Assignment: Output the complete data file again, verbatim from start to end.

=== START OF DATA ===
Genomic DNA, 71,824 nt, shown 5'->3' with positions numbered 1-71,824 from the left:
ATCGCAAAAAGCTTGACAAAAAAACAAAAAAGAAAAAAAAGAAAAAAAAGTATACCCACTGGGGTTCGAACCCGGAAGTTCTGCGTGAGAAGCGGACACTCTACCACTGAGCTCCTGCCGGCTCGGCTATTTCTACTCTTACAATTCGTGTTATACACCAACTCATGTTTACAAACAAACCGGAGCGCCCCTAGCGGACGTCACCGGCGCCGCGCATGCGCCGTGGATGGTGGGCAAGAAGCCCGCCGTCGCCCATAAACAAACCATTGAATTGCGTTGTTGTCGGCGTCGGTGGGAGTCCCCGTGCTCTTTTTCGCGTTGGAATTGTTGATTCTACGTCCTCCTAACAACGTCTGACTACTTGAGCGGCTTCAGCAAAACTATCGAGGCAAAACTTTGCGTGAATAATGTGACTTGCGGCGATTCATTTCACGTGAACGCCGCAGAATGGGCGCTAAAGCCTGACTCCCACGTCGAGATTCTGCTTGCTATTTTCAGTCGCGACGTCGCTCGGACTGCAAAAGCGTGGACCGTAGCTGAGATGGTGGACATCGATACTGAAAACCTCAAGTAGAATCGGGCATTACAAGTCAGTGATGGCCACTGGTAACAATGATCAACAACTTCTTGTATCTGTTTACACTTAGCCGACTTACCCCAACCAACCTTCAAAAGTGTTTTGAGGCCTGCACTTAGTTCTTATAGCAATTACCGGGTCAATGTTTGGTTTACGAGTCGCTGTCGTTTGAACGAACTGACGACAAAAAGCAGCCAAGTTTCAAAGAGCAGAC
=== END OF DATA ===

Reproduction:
Genomic DNA, 71,824 nt, shown 5'->3' with positions numbered 1-71,824 from the left:
ATCGCAAAAAGCTTGACAAAAAAACAAAAAAGAAAAAAAAGAAAAAAAAGTATACCCACTGGGGTTCGAACCCGGAAGTTCTGCGTGAGAAGCGGACACTCTACCACTGAGCTCCTGCCGGCTCGGCTATTTCTACTCTTACAATTCGTGTTATACACCAACTCATGTTTACAAACAAACCGGAGCGCCCCTAGCGGACGTCACCGGCGCCGCGCATGCGCCGTGGATGGTGGGCAAGAAGCCCGCCGTCGCCCATAAACAAACCATTGAATTGCGTTGTTGTCGGCGTCGGTGGGAGTCCCCGTGCTCTTTTTCGCGTTGGAATTGTTGATTCTACGTCCTCCTAACAACGTCTGACTACTTGAGCGGCTTCAGCAAAACTATCGAGGCAAAACTTTGCGTGAATAATGTGACTTGCGGCGATTCATTTCACGTGAACGCCGCAGAATGGGCGCTAAAGCCTGACTCCCACGTCGAGATTCTGCTTGCTATTTTCAGTCGCGACGTCGCTCGGACTGCAAAAGCGTGGACCGTAGCTGAGATGGTGGACATCGATACTGAAAACCTCAAGTAGAATCGGGCATTACAAGTCAGTGATGGCCACTGGTAACAATGATCAACAACTTCTTGTATCTGTTTACACTTAGCCGACTTACCCCAACCAACCTTCAAAAGTGTTTTGAGGCCTGCACTTAGTTCTTATAGCAATTACCGGGTCAATGTTTGGTTTACGAGTCGCTGTCGTTTGAACGAACTGACGACAAAAAGCAGCCAAGTTTCAAAGAGCAGAC